Recognition of the color values preferably should result in reflection. With this measurement method, print units can easily be started up. It is also more frequently applicable since a measure by transmitted light remains limited only to transparent surfaces or means of transport. A further advantage is in the fact that the light source within the sensor, e.g., can be integrated in one housing.
The problem posed is independently resolved according to the invention through a category-appropriate device that is distinguished by the fact that at least one light-sensitive sensor is provided with several channels sensitive for various light wavelengths.
The advantages of a sensor with several channels that are sensitive for various light wavelengths are that the luminosity of radiation provided across an area is drawn on as a measure for appraising the surface. Instead of this it is possible to access the luminosity measured in various ranges of wavelengths. To be sure, this luminosity also is absorbed into the range, but since several ranges are available, the ranges can be valued individually in each case. In that way many channels can be chosen for a sensor so that the resolution of the measurement satisfies the standards. That is, the smaller color differences are to be identified, the more channels can be used for a sensor according to the invention.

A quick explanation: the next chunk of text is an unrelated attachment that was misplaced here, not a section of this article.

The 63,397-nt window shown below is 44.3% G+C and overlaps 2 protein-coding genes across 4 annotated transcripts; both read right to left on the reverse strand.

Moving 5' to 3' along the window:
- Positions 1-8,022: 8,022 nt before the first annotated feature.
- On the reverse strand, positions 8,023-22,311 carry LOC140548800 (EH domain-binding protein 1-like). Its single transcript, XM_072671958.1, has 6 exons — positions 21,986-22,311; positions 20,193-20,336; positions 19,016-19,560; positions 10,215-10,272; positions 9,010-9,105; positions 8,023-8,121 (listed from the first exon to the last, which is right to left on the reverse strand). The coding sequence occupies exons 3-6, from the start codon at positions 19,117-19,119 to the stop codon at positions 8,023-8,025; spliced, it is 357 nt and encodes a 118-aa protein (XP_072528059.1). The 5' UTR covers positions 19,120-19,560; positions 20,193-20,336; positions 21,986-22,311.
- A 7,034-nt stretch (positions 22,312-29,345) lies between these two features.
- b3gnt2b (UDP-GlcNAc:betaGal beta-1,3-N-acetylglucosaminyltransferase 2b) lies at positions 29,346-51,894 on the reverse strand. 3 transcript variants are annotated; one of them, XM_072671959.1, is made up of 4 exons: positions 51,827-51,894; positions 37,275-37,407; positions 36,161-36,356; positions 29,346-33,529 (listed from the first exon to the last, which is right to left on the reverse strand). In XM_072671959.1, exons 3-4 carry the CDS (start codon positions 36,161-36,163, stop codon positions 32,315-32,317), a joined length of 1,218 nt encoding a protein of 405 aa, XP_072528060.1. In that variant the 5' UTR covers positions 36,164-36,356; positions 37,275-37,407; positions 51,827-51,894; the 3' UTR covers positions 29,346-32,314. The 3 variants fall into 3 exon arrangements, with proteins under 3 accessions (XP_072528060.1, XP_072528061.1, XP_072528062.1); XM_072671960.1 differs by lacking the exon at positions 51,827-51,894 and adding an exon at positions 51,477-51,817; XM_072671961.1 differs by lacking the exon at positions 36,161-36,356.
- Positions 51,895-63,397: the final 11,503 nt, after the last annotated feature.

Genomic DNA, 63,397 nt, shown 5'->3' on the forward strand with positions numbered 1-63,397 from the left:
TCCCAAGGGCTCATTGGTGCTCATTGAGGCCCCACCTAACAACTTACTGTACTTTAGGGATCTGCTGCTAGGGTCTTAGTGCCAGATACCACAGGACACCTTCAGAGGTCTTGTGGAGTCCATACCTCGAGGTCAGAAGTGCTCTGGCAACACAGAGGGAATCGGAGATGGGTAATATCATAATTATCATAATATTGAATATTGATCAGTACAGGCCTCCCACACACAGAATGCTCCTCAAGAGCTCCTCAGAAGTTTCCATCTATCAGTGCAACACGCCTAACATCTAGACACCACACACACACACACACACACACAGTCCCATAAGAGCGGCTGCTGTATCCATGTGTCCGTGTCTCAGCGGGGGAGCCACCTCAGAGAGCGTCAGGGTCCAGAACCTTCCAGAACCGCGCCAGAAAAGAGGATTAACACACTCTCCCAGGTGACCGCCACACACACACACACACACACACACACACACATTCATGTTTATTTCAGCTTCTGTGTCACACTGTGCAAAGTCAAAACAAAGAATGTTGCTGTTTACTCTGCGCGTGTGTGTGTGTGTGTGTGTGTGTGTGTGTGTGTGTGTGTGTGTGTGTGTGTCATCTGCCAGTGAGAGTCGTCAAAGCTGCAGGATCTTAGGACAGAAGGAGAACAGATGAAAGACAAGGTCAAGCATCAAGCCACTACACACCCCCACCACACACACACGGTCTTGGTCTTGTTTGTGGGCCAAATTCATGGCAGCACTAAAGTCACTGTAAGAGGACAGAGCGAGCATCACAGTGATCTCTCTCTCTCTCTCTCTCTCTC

It is advantageously planned according to the invention that the color sensor shows at least three channels for measuring in ranges of light wavelengths that preferably correspond to the colors red, green, and blue. Instead of analyzing just one large range of wavelength, based on the measurements in three different smaller ranges of wavelengths, the presence of a substrate stock in the environment of the sensor can be concluded more exactly without having to take into account the disadvantages that arise by mixture of measured radiation luminosity across the range of wavelengths as a whole. Three channels that correspond to the colors red, green, and blue, are entirely sufficient for most of the demands that are placed on this color sensor since an overwhelming number of colors used can be set up on these three colors. Moreover, for most problems it is sufficient to be able to recognize color deviations with the help of these three channels. If a better solution is desired, then, of course, it is possible to access a sensor with an appropriately greater number of channels. Preferably, indeed, only the three channels mentioned are to be used. Then there is additionally the advantage that there exists a rather large quantity of industrial sensors that satisfy these demands.